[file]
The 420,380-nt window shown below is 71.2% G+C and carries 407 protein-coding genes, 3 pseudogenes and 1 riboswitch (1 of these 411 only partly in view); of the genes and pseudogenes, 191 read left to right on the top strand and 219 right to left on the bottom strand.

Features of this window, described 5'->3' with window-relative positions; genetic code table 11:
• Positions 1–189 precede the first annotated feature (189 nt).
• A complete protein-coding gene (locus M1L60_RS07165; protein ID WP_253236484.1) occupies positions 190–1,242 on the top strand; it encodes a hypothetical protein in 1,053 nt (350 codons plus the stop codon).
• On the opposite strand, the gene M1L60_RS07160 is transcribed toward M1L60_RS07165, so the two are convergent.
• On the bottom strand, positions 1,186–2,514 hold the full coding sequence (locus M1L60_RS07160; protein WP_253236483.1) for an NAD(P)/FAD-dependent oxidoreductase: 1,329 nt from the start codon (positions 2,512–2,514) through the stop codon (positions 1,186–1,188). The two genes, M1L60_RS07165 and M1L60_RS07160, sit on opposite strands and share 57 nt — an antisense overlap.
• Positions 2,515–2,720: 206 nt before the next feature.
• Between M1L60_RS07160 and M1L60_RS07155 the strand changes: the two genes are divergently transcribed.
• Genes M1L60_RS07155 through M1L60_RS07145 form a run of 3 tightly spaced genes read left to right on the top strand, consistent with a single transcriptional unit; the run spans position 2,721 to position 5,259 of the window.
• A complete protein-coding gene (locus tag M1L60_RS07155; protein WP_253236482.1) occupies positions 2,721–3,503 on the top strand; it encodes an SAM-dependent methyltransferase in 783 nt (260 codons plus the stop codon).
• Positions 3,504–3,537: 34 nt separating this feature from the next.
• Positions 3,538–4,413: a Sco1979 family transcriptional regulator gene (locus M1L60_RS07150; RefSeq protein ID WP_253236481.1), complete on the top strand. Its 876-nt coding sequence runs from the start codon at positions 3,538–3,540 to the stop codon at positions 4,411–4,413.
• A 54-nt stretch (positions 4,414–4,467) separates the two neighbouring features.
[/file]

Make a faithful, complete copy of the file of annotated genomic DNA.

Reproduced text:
The 420,380-nt window shown below is 71.2% G+C and carries 407 protein-coding genes, 3 pseudogenes and 1 riboswitch (1 of these 411 only partly in view); of the genes and pseudogenes, 191 read left to right on the top strand and 219 right to left on the bottom strand.

Features of this window, described 5'->3' with window-relative positions; genetic code table 11:
• Positions 1–189 precede the first annotated feature (189 nt).
• A complete protein-coding gene (locus M1L60_RS07165; protein ID WP_253236484.1) occupies positions 190–1,242 on the top strand; it encodes a hypothetical protein in 1,053 nt (350 codons plus the stop codon).
• On the opposite strand, the gene M1L60_RS07160 is transcribed toward M1L60_RS07165, so the two are convergent.
• On the bottom strand, positions 1,186–2,514 hold the full coding sequence (locus M1L60_RS07160; protein WP_253236483.1) for an NAD(P)/FAD-dependent oxidoreductase: 1,329 nt from the start codon (positions 2,512–2,514) through the stop codon (positions 1,186–1,188). The two genes, M1L60_RS07165 and M1L60_RS07160, sit on opposite strands and share 57 nt — an antisense overlap.
• Positions 2,515–2,720: 206 nt before the next feature.
• Between M1L60_RS07160 and M1L60_RS07155 the strand changes: the two genes are divergently transcribed.
• Genes M1L60_RS07155 through M1L60_RS07145 form a run of 3 tightly spaced genes read left to right on the top strand, consistent with a single transcriptional unit; the run spans position 2,721 to position 5,259 of the window.
• A complete protein-coding gene (locus tag M1L60_RS07155; protein WP_253236482.1) occupies positions 2,721–3,503 on the top strand; it encodes an SAM-dependent methyltransferase in 783 nt (260 codons plus the stop codon).
• Positions 3,504–3,537: 34 nt separating this feature from the next.
• Positions 3,538–4,413: a Sco1979 family transcriptional regulator gene (locus M1L60_RS07150; RefSeq protein ID WP_253236481.1), complete on the top strand. Its 876-nt coding sequence runs from the start codon at positions 3,538–3,540 to the stop codon at positions 4,411–4,413.
• A 54-nt stretch (positions 4,414–4,467) separates the two neighbouring features.